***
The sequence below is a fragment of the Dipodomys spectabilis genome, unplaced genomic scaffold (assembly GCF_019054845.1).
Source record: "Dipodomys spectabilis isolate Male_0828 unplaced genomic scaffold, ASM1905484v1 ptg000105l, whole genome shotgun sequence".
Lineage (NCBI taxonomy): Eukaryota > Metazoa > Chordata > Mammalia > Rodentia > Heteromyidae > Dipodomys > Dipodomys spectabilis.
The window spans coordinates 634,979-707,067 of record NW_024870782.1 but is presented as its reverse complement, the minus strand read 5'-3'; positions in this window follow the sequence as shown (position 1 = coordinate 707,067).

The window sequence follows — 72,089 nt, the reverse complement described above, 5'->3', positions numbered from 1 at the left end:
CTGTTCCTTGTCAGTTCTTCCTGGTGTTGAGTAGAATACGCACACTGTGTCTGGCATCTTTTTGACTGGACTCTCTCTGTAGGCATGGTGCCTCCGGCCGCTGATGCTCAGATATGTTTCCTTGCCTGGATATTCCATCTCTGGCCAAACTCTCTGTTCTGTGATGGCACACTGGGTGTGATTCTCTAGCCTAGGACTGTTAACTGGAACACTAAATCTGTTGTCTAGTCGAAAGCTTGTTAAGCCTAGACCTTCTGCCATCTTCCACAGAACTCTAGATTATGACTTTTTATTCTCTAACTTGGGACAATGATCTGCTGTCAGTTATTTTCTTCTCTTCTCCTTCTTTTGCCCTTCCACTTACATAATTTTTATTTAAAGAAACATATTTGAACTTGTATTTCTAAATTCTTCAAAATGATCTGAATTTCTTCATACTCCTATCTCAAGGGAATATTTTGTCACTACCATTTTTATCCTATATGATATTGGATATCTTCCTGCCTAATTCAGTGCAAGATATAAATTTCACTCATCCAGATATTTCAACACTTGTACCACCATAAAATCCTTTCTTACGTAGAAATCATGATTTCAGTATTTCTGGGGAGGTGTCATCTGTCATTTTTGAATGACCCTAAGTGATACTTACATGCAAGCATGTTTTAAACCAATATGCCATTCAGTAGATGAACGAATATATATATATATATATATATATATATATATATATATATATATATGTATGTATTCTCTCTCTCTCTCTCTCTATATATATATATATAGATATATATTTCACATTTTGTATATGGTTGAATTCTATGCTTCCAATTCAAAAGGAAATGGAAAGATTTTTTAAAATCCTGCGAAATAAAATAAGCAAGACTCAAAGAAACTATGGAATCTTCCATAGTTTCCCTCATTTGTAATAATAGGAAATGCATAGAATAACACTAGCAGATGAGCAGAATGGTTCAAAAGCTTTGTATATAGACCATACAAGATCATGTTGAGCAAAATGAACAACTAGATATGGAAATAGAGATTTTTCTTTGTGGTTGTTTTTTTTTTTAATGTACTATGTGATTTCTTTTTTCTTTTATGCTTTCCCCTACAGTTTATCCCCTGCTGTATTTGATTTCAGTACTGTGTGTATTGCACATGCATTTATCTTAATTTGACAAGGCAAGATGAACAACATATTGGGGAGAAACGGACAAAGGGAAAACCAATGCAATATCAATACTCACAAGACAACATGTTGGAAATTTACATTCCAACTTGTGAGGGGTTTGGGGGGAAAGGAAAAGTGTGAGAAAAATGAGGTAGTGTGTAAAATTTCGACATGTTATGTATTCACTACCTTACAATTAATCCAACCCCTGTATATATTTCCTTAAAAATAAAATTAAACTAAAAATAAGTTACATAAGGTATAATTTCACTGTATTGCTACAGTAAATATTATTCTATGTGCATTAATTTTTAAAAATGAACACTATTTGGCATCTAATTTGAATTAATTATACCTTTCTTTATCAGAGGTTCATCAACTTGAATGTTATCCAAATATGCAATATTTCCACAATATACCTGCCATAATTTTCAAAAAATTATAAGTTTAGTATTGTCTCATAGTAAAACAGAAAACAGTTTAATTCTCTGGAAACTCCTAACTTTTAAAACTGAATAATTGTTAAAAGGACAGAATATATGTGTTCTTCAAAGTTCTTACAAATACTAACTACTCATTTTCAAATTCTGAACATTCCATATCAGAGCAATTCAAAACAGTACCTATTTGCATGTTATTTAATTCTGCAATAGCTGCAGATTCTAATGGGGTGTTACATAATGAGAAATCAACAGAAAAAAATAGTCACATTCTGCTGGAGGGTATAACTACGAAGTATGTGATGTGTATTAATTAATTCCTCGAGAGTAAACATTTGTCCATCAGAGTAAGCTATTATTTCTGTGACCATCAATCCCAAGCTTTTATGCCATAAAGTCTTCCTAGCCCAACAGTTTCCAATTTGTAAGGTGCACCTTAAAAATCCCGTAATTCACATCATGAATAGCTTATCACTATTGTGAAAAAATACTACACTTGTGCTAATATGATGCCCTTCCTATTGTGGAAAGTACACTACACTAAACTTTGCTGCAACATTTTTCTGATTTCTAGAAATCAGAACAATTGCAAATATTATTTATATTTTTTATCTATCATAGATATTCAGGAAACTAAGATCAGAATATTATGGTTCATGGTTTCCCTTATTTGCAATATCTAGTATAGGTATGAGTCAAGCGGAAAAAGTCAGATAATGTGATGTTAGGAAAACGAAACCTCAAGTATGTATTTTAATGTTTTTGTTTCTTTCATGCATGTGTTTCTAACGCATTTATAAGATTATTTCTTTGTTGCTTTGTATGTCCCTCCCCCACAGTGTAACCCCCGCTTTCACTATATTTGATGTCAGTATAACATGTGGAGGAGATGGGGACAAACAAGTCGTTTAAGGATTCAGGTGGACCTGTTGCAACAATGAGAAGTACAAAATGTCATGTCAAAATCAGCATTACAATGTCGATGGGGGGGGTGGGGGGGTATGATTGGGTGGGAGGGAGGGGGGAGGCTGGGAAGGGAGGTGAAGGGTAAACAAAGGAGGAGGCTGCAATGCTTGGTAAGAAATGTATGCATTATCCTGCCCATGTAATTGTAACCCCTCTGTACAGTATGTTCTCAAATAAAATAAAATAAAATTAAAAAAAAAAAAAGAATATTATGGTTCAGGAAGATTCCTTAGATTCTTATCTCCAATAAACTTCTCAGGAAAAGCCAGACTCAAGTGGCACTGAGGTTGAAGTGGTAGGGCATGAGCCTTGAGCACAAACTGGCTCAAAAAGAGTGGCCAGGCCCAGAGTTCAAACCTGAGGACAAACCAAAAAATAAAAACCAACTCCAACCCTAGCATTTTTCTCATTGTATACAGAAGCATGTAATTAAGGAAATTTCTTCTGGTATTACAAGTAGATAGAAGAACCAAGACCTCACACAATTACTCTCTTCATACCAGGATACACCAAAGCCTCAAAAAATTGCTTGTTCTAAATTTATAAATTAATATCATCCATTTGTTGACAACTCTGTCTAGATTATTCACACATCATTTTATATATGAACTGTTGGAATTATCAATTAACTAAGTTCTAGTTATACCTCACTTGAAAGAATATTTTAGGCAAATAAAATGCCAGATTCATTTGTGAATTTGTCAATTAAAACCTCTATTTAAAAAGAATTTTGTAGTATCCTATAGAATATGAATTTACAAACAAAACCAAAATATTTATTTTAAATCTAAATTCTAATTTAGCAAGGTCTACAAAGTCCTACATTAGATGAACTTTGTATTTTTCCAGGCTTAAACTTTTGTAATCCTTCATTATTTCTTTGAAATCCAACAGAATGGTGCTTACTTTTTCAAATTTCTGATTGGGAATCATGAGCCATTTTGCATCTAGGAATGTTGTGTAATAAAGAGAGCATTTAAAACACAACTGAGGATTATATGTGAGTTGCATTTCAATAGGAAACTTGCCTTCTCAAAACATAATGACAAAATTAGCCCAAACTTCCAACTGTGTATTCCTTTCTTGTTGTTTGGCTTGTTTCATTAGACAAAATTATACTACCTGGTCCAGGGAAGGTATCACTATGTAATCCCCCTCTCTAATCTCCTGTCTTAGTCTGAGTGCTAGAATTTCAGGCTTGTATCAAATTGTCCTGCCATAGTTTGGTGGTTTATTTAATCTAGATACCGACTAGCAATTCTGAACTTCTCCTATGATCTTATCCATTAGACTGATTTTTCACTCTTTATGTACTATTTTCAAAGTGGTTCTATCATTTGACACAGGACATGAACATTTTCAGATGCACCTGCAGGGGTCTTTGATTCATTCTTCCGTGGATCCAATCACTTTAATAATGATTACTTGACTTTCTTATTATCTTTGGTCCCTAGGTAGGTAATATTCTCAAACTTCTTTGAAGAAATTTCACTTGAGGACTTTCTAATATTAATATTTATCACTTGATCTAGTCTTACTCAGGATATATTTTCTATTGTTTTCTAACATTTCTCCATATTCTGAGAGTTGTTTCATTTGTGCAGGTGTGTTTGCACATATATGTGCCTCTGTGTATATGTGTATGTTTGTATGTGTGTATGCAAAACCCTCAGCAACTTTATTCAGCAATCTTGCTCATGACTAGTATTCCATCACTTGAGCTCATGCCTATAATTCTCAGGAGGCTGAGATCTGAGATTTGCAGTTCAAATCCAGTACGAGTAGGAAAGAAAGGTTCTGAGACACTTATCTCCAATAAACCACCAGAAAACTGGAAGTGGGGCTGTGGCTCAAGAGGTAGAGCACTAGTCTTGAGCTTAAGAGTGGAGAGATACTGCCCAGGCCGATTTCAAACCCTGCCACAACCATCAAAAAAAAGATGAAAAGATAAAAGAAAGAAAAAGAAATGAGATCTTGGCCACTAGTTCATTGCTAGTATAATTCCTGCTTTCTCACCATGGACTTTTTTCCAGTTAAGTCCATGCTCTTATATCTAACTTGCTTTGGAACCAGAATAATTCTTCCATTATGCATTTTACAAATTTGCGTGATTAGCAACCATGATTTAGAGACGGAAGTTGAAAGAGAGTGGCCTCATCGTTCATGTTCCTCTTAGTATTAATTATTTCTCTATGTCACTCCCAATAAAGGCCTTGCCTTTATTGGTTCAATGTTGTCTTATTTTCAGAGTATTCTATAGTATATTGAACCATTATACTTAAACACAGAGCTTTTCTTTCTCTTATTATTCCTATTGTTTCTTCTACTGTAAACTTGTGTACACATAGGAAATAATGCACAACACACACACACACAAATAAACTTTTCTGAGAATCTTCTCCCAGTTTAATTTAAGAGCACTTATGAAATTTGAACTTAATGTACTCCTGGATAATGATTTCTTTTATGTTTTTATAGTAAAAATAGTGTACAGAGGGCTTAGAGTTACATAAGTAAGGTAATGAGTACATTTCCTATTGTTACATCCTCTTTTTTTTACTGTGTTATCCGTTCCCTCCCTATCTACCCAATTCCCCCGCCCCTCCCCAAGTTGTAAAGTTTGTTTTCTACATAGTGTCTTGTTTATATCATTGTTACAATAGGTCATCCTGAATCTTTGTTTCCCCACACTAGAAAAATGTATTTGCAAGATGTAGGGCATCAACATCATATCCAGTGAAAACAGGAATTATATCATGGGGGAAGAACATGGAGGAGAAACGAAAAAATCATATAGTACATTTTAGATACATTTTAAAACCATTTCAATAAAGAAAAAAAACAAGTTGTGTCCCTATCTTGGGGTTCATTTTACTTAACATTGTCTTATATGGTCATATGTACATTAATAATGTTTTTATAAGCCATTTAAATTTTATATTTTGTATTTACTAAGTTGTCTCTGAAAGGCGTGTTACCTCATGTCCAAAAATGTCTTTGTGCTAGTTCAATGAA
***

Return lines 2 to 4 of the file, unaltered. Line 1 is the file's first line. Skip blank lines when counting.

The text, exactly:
Source record: "Dipodomys spectabilis isolate Male_0828 unplaced genomic scaffold, ASM1905484v1 ptg000105l, whole genome shotgun sequence".
Lineage (NCBI taxonomy): Eukaryota > Metazoa > Chordata > Mammalia > Rodentia > Heteromyidae > Dipodomys > Dipodomys spectabilis.
The window spans coordinates 634,979-707,067 of record NW_024870782.1 but is presented as its reverse complement, the minus strand read 5'-3'; positions in this window follow the sequence as shown (position 1 = coordinate 707,067).